For those whose knowledge of board games is limited to classics such as Scrabble or Monopoly, the idea of having mechanics similar to gambling is probably strange. The reality is that some game mechanics in the more complex end of board games are often hard to separate from casino games. In many cases, the different main feature is just that board games aren’t normally played for real money.
Poker probably has the most board and card games that take after it, at least in the key strategies needed to win the game. Bluff and social reading are core concepts in several major titles, although the one that first comes to mind is the bluffing game Skull.
The elements drawn from poker include two different ‘suits’ of cards, skulls and roses, and the core element of convincing the players around the table what your face-down card is or isn’t. There’s no specific betting involved, although players can take a risk to raise the bet level for everyone, making social tells equally critical.
Skull takes the elements of Poker and boils them down to excitement and thrill without the risk of financial loss.
Another close match is probably Pandante, which draws directly from Texas Hold’em in the basic mechanics but also comes with special powers that can be bluffed along with the cards. This is not the most well-known board game out there, however.
Even the most casual board gamer knows how critical dice are to many of the biggest industry names, although there aren’t so many that involve gambling as well. One of the more well-known options is Perudo from South America, although it’s based on a game more famously known around the world as Liar’s Dice.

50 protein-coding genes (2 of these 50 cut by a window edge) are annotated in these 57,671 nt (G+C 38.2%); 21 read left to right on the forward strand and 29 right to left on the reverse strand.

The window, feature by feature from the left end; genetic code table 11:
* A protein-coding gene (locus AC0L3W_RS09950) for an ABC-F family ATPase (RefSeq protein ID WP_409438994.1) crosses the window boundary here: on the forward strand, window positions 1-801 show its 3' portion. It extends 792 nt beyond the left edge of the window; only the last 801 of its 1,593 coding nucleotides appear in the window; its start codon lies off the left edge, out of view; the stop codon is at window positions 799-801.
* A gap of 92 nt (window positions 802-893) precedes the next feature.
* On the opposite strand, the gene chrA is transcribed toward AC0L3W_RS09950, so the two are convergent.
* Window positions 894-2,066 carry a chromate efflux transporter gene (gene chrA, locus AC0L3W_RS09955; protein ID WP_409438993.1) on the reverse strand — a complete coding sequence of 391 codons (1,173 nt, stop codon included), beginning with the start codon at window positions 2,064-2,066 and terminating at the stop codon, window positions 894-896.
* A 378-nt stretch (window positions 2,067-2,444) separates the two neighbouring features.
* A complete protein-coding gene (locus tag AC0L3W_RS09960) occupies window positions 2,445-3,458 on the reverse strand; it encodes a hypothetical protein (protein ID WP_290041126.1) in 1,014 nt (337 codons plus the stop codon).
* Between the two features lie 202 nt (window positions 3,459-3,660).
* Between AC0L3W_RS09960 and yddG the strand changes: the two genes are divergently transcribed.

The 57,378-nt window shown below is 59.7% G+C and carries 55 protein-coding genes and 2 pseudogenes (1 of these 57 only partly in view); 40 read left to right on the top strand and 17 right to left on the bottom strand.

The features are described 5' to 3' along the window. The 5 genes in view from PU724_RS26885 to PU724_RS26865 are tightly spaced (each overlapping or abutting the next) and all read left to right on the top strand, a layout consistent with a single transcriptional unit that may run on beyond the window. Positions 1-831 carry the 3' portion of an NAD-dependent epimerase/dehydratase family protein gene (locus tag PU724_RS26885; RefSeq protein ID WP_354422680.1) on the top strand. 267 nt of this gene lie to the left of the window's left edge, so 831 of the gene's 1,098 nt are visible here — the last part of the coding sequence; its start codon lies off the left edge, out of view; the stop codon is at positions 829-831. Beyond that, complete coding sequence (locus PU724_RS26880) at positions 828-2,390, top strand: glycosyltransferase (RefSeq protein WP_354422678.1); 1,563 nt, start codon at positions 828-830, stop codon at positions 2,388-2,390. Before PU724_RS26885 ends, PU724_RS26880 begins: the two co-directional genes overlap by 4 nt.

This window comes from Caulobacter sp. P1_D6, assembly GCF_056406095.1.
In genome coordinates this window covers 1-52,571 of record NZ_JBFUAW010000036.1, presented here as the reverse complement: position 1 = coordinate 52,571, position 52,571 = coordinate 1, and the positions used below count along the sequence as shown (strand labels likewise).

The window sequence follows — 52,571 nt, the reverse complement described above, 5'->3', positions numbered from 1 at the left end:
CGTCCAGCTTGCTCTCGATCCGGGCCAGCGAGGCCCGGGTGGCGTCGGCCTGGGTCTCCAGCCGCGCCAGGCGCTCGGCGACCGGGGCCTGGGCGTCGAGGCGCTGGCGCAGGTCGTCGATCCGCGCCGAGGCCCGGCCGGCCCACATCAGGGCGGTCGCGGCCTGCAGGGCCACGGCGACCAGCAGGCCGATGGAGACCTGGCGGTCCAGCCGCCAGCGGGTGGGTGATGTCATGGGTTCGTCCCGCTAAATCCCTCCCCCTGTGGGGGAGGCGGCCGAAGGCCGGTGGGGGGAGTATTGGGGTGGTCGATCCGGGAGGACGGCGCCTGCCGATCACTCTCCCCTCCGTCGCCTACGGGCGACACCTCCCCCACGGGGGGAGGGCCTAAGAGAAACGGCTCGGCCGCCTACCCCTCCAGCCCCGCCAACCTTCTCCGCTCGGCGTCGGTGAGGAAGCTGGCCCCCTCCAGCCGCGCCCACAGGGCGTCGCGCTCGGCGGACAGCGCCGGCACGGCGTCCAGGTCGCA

The game acts in a way reminiscent of Skull which was mentioned earlier. It’s a game of guesswork and one-upping the bets of other players. Each player gets a cup and five dice, so in a game of four people there are 20 total dice. The goal is for players to guess the correct amount of a single number, such as 4 5’s or 3 6’s, while only knowing what is under their cup.
Players can raise the bid or make the player run with their prediction. A player wins a round by having a correct prediction but loses if the number is less than their bid.
With slots, it’s very much the opposite direction with board games, as many of them have been adapted into slots instead of the other way around. Monopoly has received the most attention and has well over a dozen slot games, which is enough to rival even the Rainbow Riches slots series which has more iterations than we can count. Property tycoon game Monopoly is as much a staple as these online casino regulars.
So far there aren’t any hints of slots being integrated into board games, aside from a few scattered items left over from the 70s and 80s, although it is an innovative industry and virtually everything else has been done already. We may be very close to having a full-blown slot game mechanic worked into a board game, although how successful it would be is a matter of debate.
As you can see, game mechanics from popular casino games are heavily present in modern board gaming, although we might not perceive them directly as such. When playing a push-your-luck game such as Quacks of Quedlinburg, we only experience the fun side of gambling.
So, the next time you’re playing a board game, make a challenge to yourself and try to spot a mechanic you think was ported from a casino game. You never know, you might even be able to use this knowledge to outwit other players.